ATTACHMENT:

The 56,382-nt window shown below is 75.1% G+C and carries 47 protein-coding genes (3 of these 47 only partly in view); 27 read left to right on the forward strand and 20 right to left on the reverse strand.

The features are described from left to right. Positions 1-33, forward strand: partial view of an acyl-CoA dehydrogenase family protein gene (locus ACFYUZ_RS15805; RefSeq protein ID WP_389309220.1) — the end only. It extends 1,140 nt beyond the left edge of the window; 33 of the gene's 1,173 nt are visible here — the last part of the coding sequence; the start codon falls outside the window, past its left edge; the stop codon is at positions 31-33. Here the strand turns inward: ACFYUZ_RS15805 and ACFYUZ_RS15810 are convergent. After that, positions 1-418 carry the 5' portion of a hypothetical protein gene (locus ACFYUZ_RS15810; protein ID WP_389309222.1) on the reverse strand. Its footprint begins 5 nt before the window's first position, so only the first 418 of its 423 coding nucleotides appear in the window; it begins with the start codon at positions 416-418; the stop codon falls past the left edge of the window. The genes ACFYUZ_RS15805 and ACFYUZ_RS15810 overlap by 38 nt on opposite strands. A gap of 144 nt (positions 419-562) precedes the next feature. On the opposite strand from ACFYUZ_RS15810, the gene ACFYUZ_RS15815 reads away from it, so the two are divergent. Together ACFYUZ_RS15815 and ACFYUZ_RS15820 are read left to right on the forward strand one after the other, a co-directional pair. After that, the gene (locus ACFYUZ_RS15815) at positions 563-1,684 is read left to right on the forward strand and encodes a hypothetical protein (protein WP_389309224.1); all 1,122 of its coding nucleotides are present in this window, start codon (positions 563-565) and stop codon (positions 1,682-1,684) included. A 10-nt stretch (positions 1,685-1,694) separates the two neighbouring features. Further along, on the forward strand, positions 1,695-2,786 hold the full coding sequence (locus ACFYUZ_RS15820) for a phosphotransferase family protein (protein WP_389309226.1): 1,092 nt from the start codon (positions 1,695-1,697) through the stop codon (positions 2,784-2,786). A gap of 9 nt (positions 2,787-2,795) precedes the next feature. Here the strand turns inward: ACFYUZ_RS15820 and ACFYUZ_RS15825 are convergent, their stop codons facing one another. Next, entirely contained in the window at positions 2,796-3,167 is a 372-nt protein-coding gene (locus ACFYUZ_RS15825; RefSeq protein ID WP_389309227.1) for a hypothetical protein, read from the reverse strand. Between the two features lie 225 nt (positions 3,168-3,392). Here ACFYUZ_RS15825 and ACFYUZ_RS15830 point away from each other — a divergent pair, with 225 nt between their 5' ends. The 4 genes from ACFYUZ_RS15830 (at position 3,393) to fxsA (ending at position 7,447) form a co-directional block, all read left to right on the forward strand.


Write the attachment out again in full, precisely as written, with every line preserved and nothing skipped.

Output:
The 56,382-nt window shown below is 75.1% G+C and carries 47 protein-coding genes (3 of these 47 only partly in view); 27 read left to right on the forward strand and 20 right to left on the reverse strand.

The features are described from left to right. Positions 1-33, forward strand: partial view of an acyl-CoA dehydrogenase family protein gene (locus ACFYUZ_RS15805; RefSeq protein ID WP_389309220.1) — the end only. It extends 1,140 nt beyond the left edge of the window; 33 of the gene's 1,173 nt are visible here — the last part of the coding sequence; the start codon falls outside the window, past its left edge; the stop codon is at positions 31-33. Here the strand turns inward: ACFYUZ_RS15805 and ACFYUZ_RS15810 are convergent. After that, positions 1-418 carry the 5' portion of a hypothetical protein gene (locus ACFYUZ_RS15810; protein ID WP_389309222.1) on the reverse strand. Its footprint begins 5 nt before the window's first position, so only the first 418 of its 423 coding nucleotides appear in the window; it begins with the start codon at positions 416-418; the stop codon falls past the left edge of the window. The genes ACFYUZ_RS15805 and ACFYUZ_RS15810 overlap by 38 nt on opposite strands. A gap of 144 nt (positions 419-562) precedes the next feature. On the opposite strand from ACFYUZ_RS15810, the gene ACFYUZ_RS15815 reads away from it, so the two are divergent. Together ACFYUZ_RS15815 and ACFYUZ_RS15820 are read left to right on the forward strand one after the other, a co-directional pair. After that, the gene (locus ACFYUZ_RS15815) at positions 563-1,684 is read left to right on the forward strand and encodes a hypothetical protein (protein WP_389309224.1); all 1,122 of its coding nucleotides are present in this window, start codon (positions 563-565) and stop codon (positions 1,682-1,684) included. A 10-nt stretch (positions 1,685-1,694) separates the two neighbouring features. Further along, on the forward strand, positions 1,695-2,786 hold the full coding sequence (locus ACFYUZ_RS15820) for a phosphotransferase family protein (protein WP_389309226.1): 1,092 nt from the start codon (positions 1,695-1,697) through the stop codon (positions 2,784-2,786). A gap of 9 nt (positions 2,787-2,795) precedes the next feature. Here the strand turns inward: ACFYUZ_RS15820 and ACFYUZ_RS15825 are convergent, their stop codons facing one another. Next, entirely contained in the window at positions 2,796-3,167 is a 372-nt protein-coding gene (locus ACFYUZ_RS15825; RefSeq protein ID WP_389309227.1) for a hypothetical protein, read from the reverse strand. Between the two features lie 225 nt (positions 3,168-3,392). Here ACFYUZ_RS15825 and ACFYUZ_RS15830 point away from each other — a divergent pair, with 225 nt between their 5' ends. The 4 genes from ACFYUZ_RS15830 (at position 3,393) to fxsA (ending at position 7,447) form a co-directional block, all read left to right on the forward strand.